Gentling the Spirit, Aggressive Kindness and Kitestrings

Last weekend, I packed up my ragtag crew, sippy cups and craft paper and Batman t-shirts – and some stuff for the kids too – and shoved it all in the miniature van and headed down to New Orleans to meet some dear friends converging there for the weekend.

We four were close in college, closer still in the years just following, hopping on planes and trains to go wherever another of us happened to have landed for whatever 12-18 month job made us pause – Los Angeles, Boston, Memphis, San Francisco, Houston. We cooked in galley kitchens and squeezed into Airstreams and sang at each other’s weddings with dresses crammed in duffel bags (except for when I was on bedrest with twins and the other two put a cell phone on T’s altar so I could listen in). Then the babies began to enter, stage left, and we got a bit quiet and distracted. My friend J, with the oldest child, whipped us back into connection a few years ago with a daily text thread. (This is my friend about whom when we heard of her baby’s arrival, our first among us, I remember shouting into the 3-way phone call “We’re Pregnant!”) We share the minor commentary (what we ate for lunch, whether to do highlights or a glaze or go for a semi-permanent color) and the major issues (celebrating finishing a dissertation, challenges with a child, depression rearing its foreboding head). And now, as we’ve grown from 4 to 16 people, the gatherings are every two years, if we are lucky.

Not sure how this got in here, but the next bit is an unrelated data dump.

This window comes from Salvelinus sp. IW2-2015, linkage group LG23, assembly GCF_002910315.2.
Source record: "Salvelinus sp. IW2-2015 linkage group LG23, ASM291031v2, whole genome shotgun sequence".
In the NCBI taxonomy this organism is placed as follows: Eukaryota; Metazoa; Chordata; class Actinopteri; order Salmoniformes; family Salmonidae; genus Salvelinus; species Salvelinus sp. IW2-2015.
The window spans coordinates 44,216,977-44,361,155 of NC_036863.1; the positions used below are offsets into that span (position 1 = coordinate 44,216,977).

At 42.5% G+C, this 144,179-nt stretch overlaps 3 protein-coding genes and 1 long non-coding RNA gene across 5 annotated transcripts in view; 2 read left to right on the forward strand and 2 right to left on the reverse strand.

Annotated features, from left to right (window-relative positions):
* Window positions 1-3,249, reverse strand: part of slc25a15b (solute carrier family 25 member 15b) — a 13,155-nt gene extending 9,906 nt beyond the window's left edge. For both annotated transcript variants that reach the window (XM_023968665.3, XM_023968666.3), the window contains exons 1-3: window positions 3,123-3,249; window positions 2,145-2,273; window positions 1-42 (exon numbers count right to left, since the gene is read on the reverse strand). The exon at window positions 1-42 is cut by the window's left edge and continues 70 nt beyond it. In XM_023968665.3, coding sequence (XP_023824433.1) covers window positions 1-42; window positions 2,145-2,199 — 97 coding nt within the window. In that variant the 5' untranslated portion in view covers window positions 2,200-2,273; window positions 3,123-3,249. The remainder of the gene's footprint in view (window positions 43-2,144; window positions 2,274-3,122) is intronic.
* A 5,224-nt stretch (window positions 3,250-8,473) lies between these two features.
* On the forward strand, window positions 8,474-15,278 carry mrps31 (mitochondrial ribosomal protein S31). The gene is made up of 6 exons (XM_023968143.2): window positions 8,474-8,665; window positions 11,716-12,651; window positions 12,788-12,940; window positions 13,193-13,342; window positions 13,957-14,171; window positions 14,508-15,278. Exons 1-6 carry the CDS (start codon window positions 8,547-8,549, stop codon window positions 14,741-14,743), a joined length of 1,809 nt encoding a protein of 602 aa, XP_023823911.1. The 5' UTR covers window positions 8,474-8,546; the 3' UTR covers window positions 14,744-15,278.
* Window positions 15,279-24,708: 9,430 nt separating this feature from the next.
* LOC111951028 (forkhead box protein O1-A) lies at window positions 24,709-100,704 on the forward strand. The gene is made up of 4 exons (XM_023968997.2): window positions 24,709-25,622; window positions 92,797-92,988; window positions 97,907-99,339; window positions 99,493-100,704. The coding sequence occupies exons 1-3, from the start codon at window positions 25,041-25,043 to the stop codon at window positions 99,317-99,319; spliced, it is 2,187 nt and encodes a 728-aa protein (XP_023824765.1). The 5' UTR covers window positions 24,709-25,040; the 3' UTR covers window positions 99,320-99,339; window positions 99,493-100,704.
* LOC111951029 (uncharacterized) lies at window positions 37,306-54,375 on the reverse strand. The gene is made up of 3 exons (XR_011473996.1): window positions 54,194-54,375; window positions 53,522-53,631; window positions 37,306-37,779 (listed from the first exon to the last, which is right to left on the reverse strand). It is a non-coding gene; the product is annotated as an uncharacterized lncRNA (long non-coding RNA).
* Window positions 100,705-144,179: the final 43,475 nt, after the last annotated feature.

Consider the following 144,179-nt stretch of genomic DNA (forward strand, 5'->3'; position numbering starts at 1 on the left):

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And we are – lucky, that is. It’s a lot just to be in the presence of dear friends, especially right now. Especially when the heart is banged about with the soul-crushing disappointment that maybe some of our neighbors and families might not believe in equality and justice and inclusion as much as we had thought. I showed up to our reunion with my family of five, a rattling claptrap of Transformers and stuffed beagles and stale Christmas cookies, and myself in a state I’ve self-diagnosed as “Aggressive Kindness.”

As you might imagine, it’s neither overtly aggressive, nor is it particularly kind. Presenting symptoms are:

  • Intensity
  • Trouble moderating
  • Worry lines
  • Predilection for stress eating
  • Tight pants

And of course the trouble is, when my pants are tight, I feel even angrier, which begets more stress eating. And so it goes.